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     Get ready for Engineers Without Borders’ Day of the Dead 5k Run on November 1, 2014! Sponsored and held at Meramec Vineyards in St. James, profits from the 5K run will go to Engineers Without Borders (EWB) Missouri University of Science and Technology (MS&T) Student Chapter. EWB MS&T works to bring clean water to four communities (located in Guatemala, Honduras, and Bolivia). The Day of the Dead is a holiday celebrated in Mexico and throughout Latin America. Since EWB MS&T is focused on helping developing communities in Central America, this holiday seemed to be a perfect day to hold the run. Participants can run/jog/walk the 5K. Both serious and casual runners are welcome. The run will be timed by Split Second Timing. Feel free to dress up for Day of the Dead and/or Halloween.

     This 5k begins at 10:00 a.m., with registration beginning at 8:15 a.m. The route from Meramec Vineyards’ winery building “is on picturesque rolling paved two lane county roads then a gravel county road leading to the vineyards”. After the finish line, snacks and drinks will be provided. An awards ceremony will follow. Awards will be given to the top male and female finishers, as well as the top finishers in each age group.

     There are three ways to register: online, with mail-in registration, or in-person on November 1. Online registration can completed at http://engineerswithoutbordersdayofthedead5krun.itsyourrace.com/event.aspx?id=4698 or http://split-secondtiming.com/upcoming-events . The mail-in form can be picked up at Meramec Vineyards, by emailing Evan Haley at This e-mail address is being protected from spambots. You need JavaScript enabled to view it. , or online at Engineers Without Borders’ website http://www.ewb-mst.org/. The entry fee is $25 before November 1 and $30 on November 1.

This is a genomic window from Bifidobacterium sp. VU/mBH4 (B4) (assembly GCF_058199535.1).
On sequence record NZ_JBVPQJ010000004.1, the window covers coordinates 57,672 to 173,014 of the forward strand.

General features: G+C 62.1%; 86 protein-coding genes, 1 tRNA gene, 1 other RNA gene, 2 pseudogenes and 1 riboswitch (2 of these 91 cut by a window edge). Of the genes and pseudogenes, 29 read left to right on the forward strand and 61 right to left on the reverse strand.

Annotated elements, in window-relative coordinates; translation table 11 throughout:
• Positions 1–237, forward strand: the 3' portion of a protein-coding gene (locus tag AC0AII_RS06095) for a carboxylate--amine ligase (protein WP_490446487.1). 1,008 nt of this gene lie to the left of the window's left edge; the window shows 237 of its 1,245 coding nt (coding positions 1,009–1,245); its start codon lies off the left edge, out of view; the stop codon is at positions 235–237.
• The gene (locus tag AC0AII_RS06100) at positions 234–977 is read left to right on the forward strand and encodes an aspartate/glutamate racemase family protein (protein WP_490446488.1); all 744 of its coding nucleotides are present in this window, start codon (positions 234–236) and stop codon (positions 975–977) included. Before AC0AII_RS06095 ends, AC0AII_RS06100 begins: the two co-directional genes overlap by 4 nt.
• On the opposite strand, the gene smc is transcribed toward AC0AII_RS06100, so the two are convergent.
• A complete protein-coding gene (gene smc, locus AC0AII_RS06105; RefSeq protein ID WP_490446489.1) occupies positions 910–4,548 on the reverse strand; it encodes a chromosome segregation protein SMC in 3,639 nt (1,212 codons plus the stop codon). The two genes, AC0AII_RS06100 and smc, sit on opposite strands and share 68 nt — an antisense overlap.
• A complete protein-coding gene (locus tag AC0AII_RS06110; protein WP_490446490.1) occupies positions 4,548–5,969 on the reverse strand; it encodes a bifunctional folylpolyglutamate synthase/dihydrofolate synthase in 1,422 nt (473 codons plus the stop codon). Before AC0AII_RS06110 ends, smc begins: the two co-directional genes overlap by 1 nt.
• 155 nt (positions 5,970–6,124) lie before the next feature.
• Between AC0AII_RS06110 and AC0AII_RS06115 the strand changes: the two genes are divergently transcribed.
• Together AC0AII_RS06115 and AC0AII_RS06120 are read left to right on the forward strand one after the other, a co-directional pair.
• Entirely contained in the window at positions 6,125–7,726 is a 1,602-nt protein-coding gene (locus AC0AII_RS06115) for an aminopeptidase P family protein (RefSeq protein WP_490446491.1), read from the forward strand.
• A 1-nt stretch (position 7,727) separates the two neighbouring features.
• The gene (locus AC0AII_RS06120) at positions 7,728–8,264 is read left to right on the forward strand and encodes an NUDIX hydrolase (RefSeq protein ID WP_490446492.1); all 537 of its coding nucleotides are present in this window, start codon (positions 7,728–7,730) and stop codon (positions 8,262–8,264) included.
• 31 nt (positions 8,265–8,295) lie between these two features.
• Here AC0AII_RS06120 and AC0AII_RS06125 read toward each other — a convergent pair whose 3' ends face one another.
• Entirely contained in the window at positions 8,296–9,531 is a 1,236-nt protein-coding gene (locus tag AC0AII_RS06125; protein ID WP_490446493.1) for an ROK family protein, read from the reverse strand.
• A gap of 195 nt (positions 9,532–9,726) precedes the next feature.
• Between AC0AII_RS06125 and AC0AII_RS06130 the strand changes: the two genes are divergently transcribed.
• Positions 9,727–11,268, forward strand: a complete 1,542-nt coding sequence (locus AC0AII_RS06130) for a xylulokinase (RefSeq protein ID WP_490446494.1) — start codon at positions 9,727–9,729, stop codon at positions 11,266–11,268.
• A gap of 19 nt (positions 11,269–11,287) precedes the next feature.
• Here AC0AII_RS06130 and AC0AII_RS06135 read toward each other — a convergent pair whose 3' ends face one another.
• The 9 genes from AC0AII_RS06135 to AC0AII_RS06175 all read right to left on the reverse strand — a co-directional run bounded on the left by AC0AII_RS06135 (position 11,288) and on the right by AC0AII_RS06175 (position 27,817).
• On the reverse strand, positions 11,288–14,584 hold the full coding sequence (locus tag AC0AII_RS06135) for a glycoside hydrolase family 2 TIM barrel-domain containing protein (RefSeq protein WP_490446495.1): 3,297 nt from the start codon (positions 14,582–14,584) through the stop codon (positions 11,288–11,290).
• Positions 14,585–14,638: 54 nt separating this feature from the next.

Engineers Without Borders (EWB) Missouri University of Science and Technology (MS&T) “partners with developing communities to improve their quality of life through the implementation of environmentally, equitable, and economically sustainable engineering projects while developing internationally responsible engineers and engineering students.” The chapter currently is working on projects in four communities: 1) Nahualate, Guatemala, 2) Santiago, Honduras, 3) Los Eucaliptos, Bolivia, and 4) Tacachia, Bolivia.

     EWB MS&T’s Nahualate, Guatemala program has overseen construction of a well, elevated storage tank, and initial stages of a water distribution system. The remaining phases of the overall project are installing electricity, the well pump and the chlorination system, finishing the distribution system pipelines, and adding the valves in several places in the system. The Santiago, Honduras program has overseen construction of a new well/well-house, chlorination system, various new pipelines, a small storage tank, and two water collection systems. EWB MS&T has also conducted several leak studies, helping the community to identify and fix leaks. Next summer, the Honduras program will implement the plan for Santiago (developed over the 2014-2015 school year); this plan will likely include a new tank and distribution lines. The Los Eucaliptos Program has added various distribution pipelines, gabions, and a tank. The Tacachia, Bolivia program has installed/constructed pumps, various tanks, slow-sand water filters, and distribution lines. Next summer, the program will make adjustments to current system and add a new distribution pipeline from a new water source to the community.